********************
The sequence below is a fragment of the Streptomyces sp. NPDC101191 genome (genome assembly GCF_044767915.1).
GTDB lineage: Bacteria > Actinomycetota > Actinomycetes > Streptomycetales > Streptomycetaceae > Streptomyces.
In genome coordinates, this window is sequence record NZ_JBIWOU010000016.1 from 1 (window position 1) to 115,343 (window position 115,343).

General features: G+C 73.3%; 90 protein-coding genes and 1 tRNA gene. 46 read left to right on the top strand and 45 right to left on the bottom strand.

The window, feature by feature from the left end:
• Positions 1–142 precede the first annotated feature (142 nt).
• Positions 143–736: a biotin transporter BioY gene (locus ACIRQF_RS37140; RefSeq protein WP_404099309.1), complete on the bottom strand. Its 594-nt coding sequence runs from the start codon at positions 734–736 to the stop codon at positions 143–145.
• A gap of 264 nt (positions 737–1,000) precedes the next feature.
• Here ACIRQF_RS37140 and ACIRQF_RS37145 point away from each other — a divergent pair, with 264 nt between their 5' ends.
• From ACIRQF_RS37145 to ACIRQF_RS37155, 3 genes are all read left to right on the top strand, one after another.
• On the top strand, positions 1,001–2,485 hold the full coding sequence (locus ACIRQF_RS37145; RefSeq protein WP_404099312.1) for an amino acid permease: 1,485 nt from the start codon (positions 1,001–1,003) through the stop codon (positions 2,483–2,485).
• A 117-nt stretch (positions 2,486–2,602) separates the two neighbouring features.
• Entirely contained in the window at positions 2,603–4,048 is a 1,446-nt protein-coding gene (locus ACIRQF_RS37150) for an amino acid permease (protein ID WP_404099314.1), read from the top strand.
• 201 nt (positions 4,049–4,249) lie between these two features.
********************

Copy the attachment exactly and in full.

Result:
The sequence below is a fragment of the Streptomyces sp. NPDC101191 genome (genome assembly GCF_044767915.1).
GTDB lineage: Bacteria > Actinomycetota > Actinomycetes > Streptomycetales > Streptomycetaceae > Streptomyces.
In genome coordinates, this window is sequence record NZ_JBIWOU010000016.1 from 1 (window position 1) to 115,343 (window position 115,343).

General features: G+C 73.3%; 90 protein-coding genes and 1 tRNA gene. 46 read left to right on the top strand and 45 right to left on the bottom strand.

The window, feature by feature from the left end:
• Positions 1–142 precede the first annotated feature (142 nt).
• Positions 143–736: a biotin transporter BioY gene (locus ACIRQF_RS37140; RefSeq protein WP_404099309.1), complete on the bottom strand. Its 594-nt coding sequence runs from the start codon at positions 734–736 to the stop codon at positions 143–145.
• A gap of 264 nt (positions 737–1,000) precedes the next feature.
• Here ACIRQF_RS37140 and ACIRQF_RS37145 point away from each other — a divergent pair, with 264 nt between their 5' ends.
• From ACIRQF_RS37145 to ACIRQF_RS37155, 3 genes are all read left to right on the top strand, one after another.
• On the top strand, positions 1,001–2,485 hold the full coding sequence (locus ACIRQF_RS37145; RefSeq protein WP_404099312.1) for an amino acid permease: 1,485 nt from the start codon (positions 1,001–1,003) through the stop codon (positions 2,483–2,485).
• A 117-nt stretch (positions 2,486–2,602) separates the two neighbouring features.
• Entirely contained in the window at positions 2,603–4,048 is a 1,446-nt protein-coding gene (locus ACIRQF_RS37150) for an amino acid permease (protein ID WP_404099314.1), read from the top strand.
• 201 nt (positions 4,049–4,249) lie between these two features.